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If an AI model is trained on all human text conversations, or all scientific papers ever written in the test language, using GPT right now, why wouldn't it immediately be more likely to pass the Turing test than any human?  As a GPT runs, if it's temperature is set to 0, it will always pick the most likely token that a human would have emitted on average in the given context, to the limits of it's capacity for compression at chinchilla scaling.  

What bothers me about this 'log likelihood' metric is that a GPT is going to appear more humanlike on it.  Remember, the "judge" has read lots of scientific papers and talked to lots of humans.  If their algorithm is "how likely is a human to have emitted the next token", GPTs (even early ones) should always win.  Every time.  This is because an actual human participant in a test like this isn't an amalgamation of all speakers of the language, or all peers of the judge*, but has "personality traits" and a "unique method of speaking", this is why stylometry is possible.  If I am reading it right, the algorithm you propose will deterministically fail the human almost every run.

Right now some of the main ways that you can detect a GPT's text is from tells that are from OAI's RLHF efforts.  These cause the model to use certain phrases* more often than a real human, and excessive use of bullet point summaries.  There are also currently forbidden words and phrases that act as tells.  Another way is to ask a logic question that current architectures seem to have difficulty with, Richard Ngo has some.

The other element that bothers me about this is how do we know if a scientific paper is new/useful?  By the words chosen by the AI model?  Of course not.  The presentation layer (words used in a paper) offer little value. 

Most (all?) useful papers involve tool use.  Whether it's a CS or math paper using computers or hundreds of pages of arguments using proven building blocks, or a biology or physics paper involving laboratory equipment and robotic manipulation, effective tool use is what is required for AI to contribute to science.

If an AI model were effective at using tools, but were unable to write a plausible scientific paper, only summarize it's findings in easy to understand language with a link to the raw data and procedures in a reproducible format, it would probably be a better scientist than most human scientists.

What am I missing here.  Why is this a plausible way to project the date for AGI?

*  Footnote : it seems like actually passing the Turing test is mostly a matter of training a model specifically intended to game this test.  Freshly train a model mostly on text that the fake biography emitted by humans the model is trying to mimic, RLHF it to sound more human instead of answering questions, and other things like a model to mimic human typing.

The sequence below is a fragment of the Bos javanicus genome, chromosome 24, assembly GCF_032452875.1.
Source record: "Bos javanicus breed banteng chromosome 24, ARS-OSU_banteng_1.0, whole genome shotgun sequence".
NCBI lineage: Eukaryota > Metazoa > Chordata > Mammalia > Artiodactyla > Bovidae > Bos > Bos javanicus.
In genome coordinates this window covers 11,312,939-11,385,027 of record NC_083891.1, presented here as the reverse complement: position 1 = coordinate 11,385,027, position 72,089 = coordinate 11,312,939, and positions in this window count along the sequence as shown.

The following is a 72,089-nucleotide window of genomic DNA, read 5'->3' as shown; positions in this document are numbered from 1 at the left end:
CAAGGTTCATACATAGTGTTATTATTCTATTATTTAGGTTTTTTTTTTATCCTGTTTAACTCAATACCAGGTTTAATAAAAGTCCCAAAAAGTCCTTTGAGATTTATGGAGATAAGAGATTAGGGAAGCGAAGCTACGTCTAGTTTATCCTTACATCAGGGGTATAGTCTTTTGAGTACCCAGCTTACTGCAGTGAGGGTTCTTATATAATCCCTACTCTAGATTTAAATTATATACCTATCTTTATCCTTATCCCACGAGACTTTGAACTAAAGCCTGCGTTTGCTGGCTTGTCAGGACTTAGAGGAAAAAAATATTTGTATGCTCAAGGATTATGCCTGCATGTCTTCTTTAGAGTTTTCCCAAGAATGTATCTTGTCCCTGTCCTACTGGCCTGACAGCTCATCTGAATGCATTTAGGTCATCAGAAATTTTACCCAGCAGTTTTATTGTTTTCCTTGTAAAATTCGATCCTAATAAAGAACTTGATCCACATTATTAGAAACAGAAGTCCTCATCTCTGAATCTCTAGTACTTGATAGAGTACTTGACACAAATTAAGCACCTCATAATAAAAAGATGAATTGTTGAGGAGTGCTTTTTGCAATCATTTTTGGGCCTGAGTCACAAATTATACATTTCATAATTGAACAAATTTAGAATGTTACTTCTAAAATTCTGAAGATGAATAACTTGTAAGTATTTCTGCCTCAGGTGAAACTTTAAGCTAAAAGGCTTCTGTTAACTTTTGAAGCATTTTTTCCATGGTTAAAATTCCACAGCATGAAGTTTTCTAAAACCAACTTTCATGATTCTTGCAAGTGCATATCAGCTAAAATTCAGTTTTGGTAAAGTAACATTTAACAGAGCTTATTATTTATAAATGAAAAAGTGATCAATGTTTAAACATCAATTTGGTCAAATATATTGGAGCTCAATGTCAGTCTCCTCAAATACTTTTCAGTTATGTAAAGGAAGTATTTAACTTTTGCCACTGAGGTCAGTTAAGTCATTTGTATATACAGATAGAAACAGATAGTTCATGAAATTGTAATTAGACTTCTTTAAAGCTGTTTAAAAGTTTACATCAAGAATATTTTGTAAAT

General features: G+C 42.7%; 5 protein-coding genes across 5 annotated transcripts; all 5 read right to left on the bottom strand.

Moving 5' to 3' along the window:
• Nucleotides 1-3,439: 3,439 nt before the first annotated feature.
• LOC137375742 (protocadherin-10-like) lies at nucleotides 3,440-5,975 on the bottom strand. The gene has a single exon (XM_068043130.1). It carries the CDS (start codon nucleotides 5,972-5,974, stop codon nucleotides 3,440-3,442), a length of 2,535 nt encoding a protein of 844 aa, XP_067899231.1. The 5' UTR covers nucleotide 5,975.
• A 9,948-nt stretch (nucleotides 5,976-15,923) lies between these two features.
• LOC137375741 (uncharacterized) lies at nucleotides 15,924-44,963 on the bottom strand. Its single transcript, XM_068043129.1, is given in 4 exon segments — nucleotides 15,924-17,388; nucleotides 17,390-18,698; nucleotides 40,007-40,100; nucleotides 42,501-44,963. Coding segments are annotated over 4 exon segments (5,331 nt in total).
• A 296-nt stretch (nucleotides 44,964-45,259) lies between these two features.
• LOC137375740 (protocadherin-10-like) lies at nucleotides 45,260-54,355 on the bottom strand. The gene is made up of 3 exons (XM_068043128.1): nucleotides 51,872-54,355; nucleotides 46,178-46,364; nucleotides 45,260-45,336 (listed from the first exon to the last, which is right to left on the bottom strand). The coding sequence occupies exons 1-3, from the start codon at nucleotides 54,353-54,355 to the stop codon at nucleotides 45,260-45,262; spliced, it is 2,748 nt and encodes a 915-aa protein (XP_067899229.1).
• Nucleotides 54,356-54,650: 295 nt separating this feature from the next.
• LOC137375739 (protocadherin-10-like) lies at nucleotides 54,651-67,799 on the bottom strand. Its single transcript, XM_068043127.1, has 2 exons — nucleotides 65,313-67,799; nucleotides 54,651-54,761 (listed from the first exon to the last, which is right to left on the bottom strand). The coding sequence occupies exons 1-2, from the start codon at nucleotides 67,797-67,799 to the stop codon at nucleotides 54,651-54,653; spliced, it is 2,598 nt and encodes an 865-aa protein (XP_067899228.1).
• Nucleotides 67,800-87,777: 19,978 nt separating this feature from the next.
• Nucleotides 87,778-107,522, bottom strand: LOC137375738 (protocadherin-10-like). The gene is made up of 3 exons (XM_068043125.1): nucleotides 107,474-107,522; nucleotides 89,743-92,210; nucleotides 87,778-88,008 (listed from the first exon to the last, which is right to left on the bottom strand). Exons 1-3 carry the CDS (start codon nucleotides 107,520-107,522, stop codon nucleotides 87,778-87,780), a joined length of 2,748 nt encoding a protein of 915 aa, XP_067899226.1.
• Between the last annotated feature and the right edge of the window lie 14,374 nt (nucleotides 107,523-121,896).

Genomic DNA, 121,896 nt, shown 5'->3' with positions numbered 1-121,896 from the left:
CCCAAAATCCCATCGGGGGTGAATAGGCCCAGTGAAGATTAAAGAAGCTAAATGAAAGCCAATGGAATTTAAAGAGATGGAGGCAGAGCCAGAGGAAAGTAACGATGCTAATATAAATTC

it would need  that of compute. Assuming that GPT-4 cost 10 million USD to train, this hypothetical AI would cost  USD, or 200 years of global GDP2023.

This implies that the first AGI will not be a scaled-up GPT -- autoregressive transformer generatively pretrained on a lightly filtered text dataset. It has to include something else, perhaps multimodal data, high-quality data, better architecture, etc. Even if we were to attempt to merely scale it up, turning earth into a GPT-factory,[6] with even 50% of global GDP devoted,[7] and with 2% growth rate forever, it would still take 110 years,[8] arriving at year 2133. Whole brain emulation would likely take less time

I don't think this is the correct response to thinking you need 9 OOMs more compute. 9 OOMs is a ton, and also, we've been getting an OOM every few years, excluding OOMs that come from $ investment. I think if you believe we would need 9 OOMs more than GPT-4, this is a substantial update away from expecting LLMs to scale to AGI in the next say 8 years, but it's not a strong update against 10-40 year timelines. 

I think it's easy to look at large number like 9 OOMs and say things like "but that requires substantially more energy than all of humanity produces each year — no way!" (a thing I have said before in a similar context). But this thinking ignores the dropping cost of compute and strong trends going on now. Building AGI with 2024 hardware might be pretty hard, but we won't be stuck with 2024 hardware for long.